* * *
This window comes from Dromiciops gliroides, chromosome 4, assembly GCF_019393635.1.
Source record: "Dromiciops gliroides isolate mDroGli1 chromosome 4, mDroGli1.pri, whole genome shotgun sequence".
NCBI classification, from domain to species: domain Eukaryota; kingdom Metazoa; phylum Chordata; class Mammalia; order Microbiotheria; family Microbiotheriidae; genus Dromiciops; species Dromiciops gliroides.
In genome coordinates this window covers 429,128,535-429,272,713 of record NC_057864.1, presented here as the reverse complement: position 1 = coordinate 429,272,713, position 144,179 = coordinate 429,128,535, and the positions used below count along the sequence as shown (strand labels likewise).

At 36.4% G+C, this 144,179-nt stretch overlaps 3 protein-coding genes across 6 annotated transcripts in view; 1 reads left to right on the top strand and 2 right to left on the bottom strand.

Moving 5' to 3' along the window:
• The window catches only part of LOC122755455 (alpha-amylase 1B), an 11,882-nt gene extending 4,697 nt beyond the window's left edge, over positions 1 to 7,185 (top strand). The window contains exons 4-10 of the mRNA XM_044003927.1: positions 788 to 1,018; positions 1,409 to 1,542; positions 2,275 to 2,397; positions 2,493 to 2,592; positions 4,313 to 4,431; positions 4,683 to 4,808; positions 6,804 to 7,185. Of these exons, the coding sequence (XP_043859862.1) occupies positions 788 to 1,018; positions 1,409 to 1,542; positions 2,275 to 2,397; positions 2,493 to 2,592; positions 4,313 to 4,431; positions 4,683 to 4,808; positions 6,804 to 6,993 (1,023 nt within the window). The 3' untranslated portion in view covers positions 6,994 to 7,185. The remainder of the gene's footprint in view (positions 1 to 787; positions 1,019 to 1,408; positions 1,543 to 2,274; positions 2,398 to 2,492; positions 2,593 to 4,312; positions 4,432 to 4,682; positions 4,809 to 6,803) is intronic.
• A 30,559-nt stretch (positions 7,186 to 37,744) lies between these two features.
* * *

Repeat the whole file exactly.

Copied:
This window comes from Dromiciops gliroides, chromosome 4, assembly GCF_019393635.1.
Source record: "Dromiciops gliroides isolate mDroGli1 chromosome 4, mDroGli1.pri, whole genome shotgun sequence".
NCBI classification, from domain to species: domain Eukaryota; kingdom Metazoa; phylum Chordata; class Mammalia; order Microbiotheria; family Microbiotheriidae; genus Dromiciops; species Dromiciops gliroides.
In genome coordinates this window covers 429,128,535-429,272,713 of record NC_057864.1, presented here as the reverse complement: position 1 = coordinate 429,272,713, position 144,179 = coordinate 429,128,535, and the positions used below count along the sequence as shown (strand labels likewise).

At 36.4% G+C, this 144,179-nt stretch overlaps 3 protein-coding genes across 6 annotated transcripts in view; 1 reads left to right on the top strand and 2 right to left on the bottom strand.

Moving 5' to 3' along the window:
• The window catches only part of LOC122755455 (alpha-amylase 1B), an 11,882-nt gene extending 4,697 nt beyond the window's left edge, over positions 1 to 7,185 (top strand). The window contains exons 4-10 of the mRNA XM_044003927.1: positions 788 to 1,018; positions 1,409 to 1,542; positions 2,275 to 2,397; positions 2,493 to 2,592; positions 4,313 to 4,431; positions 4,683 to 4,808; positions 6,804 to 7,185. Of these exons, the coding sequence (XP_043859862.1) occupies positions 788 to 1,018; positions 1,409 to 1,542; positions 2,275 to 2,397; positions 2,493 to 2,592; positions 4,313 to 4,431; positions 4,683 to 4,808; positions 6,804 to 6,993 (1,023 nt within the window). The 3' untranslated portion in view covers positions 6,994 to 7,185. The remainder of the gene's footprint in view (positions 1 to 787; positions 1,019 to 1,408; positions 1,543 to 2,274; positions 2,398 to 2,492; positions 2,593 to 4,312; positions 4,432 to 4,682; positions 4,809 to 6,803) is intronic.
• A 30,559-nt stretch (positions 7,186 to 37,744) lies between these two features.